The Dead Beat
PublisherFaber and Faber
Date Published01 May 2014
 
 
ISBN-100571308856
ISBN-13978-0571308859
Formatpaperback
Pages272
Price£ 12.99

The Dead Beat

by Doug Johnstone

Journalism student Martha Fluke’s first day as a newspaper intern begins with a bang when a man shoots himself in the head while he’s on the phone to her.


Review

The Dead Beat begins with a bang – the sound of the Edinburgh Standard’s obits writer shooting himself in the head while he’s on the phone to work experience girl Martha Fluke. It’s not the sort of first day on the job you really want.

And it’s a touchy subject for Martha anyway, as her journalist father Ian killed himself recently by jumping off a bridge. Her brother Cal wants to forget it all, but Martha’s the kind of person who picks at a scab …

If you know anything about newspapers, you may have to hand your sceptiscim in at the door when you read The Dead Beat. We’re told this is the present day, with newspaper circulations plummeting. But you won’t find local papers with the luxury of a dedicated obit writer or having someone just lay out the family announcements page, sub the puzzle page and write the horoscopes – that could all be done in an afternoon, with enough time for copious mugs of tea. These days, staffing is pared to the bone and everyone mucks in.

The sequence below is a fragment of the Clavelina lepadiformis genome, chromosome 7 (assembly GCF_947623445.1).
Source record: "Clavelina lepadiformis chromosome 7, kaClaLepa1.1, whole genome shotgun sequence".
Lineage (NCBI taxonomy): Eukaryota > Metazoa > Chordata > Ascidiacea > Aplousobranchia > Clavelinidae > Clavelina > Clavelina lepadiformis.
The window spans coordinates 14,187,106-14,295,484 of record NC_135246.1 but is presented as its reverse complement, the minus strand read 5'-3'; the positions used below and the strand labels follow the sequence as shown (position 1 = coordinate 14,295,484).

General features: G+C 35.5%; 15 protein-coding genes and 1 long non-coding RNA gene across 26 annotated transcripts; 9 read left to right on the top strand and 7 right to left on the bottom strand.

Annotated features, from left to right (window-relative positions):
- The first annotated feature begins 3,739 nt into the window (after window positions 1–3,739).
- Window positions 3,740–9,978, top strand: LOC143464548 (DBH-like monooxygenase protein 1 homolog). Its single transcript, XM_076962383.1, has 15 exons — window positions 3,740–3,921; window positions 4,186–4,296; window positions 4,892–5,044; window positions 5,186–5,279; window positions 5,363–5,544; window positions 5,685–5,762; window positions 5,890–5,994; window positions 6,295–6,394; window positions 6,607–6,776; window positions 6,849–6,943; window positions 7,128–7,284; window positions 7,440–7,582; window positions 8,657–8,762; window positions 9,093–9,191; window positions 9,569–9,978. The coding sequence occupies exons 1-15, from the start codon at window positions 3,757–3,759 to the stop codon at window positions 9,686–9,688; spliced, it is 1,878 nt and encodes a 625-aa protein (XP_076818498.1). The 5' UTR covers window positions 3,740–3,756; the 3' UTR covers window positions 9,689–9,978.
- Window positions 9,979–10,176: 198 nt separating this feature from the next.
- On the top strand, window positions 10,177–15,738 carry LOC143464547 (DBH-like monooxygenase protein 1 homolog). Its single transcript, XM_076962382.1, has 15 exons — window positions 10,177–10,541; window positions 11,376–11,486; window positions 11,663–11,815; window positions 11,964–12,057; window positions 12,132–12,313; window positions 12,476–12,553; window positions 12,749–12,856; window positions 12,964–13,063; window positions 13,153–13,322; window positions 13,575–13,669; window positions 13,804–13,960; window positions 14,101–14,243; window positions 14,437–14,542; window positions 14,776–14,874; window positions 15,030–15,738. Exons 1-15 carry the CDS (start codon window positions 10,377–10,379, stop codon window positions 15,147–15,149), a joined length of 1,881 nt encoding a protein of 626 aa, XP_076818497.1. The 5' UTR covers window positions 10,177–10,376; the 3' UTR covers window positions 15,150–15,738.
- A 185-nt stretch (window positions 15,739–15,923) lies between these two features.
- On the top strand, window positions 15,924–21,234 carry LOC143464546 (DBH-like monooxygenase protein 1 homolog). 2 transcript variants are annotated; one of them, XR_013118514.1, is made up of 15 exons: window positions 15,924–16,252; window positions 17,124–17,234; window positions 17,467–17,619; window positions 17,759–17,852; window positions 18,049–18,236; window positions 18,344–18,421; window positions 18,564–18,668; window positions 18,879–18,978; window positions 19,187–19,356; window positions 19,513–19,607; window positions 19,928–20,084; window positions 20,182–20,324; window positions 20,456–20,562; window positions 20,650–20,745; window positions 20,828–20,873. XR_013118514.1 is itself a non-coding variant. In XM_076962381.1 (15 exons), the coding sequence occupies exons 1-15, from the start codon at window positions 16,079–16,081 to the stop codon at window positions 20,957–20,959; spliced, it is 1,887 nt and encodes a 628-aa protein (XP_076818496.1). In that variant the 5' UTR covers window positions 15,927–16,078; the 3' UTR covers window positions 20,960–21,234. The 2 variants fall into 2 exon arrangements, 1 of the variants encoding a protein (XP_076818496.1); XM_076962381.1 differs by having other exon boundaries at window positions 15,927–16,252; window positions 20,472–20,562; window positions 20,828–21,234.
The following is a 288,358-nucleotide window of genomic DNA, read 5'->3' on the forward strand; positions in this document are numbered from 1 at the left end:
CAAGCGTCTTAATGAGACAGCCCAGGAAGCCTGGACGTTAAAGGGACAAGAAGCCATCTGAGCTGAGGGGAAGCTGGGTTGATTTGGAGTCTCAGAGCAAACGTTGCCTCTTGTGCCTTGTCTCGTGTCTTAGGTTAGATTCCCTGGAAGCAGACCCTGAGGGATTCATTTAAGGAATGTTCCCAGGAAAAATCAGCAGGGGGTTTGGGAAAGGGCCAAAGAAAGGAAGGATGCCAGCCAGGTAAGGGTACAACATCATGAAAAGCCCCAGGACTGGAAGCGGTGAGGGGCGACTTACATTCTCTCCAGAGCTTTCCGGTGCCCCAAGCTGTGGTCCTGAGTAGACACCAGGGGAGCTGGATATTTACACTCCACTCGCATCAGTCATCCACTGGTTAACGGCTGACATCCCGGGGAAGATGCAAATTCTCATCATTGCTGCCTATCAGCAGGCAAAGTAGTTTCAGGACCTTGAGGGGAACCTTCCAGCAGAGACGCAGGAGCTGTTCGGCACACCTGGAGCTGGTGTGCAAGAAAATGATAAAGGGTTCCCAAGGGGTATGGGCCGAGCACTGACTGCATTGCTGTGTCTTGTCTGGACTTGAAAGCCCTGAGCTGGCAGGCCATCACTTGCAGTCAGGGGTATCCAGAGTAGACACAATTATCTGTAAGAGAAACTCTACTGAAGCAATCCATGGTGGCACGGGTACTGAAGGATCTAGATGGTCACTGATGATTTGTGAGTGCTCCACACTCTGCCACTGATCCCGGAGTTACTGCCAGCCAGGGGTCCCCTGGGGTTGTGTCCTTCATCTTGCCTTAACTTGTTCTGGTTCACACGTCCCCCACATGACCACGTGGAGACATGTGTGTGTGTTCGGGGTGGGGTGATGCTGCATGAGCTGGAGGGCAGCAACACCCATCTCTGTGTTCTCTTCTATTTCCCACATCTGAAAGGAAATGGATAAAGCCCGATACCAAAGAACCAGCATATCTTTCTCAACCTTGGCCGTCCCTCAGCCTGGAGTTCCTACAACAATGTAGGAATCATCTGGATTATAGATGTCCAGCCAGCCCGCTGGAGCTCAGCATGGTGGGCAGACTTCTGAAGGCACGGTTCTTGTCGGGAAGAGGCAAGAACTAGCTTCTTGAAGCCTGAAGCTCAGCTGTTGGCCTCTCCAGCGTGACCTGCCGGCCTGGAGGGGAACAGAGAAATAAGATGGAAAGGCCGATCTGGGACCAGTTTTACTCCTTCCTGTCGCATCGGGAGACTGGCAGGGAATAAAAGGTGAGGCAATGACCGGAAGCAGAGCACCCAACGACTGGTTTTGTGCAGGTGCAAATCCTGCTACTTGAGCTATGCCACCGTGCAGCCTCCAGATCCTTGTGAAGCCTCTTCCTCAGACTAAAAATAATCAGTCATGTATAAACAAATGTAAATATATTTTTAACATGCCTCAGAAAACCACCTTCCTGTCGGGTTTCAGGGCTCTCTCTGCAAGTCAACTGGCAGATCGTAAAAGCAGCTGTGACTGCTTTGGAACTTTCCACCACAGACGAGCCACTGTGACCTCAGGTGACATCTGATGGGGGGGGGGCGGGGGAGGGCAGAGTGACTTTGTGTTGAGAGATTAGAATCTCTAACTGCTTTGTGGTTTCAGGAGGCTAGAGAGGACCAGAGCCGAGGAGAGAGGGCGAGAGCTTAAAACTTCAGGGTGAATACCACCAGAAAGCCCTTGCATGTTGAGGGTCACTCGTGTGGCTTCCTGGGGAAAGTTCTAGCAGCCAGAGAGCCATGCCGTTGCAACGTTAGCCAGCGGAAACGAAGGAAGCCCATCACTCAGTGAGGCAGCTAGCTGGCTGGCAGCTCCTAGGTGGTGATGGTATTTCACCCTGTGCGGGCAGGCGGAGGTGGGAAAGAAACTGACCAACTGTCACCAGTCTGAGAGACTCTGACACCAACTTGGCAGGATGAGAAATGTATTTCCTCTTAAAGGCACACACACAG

If you can get past this, the obit writer conceit is a useful one, which allows Johnstone to muse on what people leave behind them. The story itself is quite slight, doesn’t have a huge amount of tension, and the ending is fairly predictable. That said, Johnstone writes snappy prose and presents a cabal of unusual characters, notably Martha. And I rather liked V, the motor-mouthed, obit-writing female wrestler!

What really makes the book worth a read is the fact that it addresses mental health issues head-on, without flinching – something generally lacking in convincing portrayal in the genre.

Denise Mina’s much-missed Paddy Meehan series oozed newspapers from every pore. I don’t get that feeling so much with Johnstone, but where he scores is with the music motif running through the book. Martha and her brother riffling through her father’s old tapes brings back the 1990s with startling clarity. And the narrative is interspersed with gigs from 20 years ago – Teenage Fanclub, Nirvana, Soundgarden … Excuse me while I saunter happily down memory lane!

Reviewed 09 August 2014 by Sharon Wheeler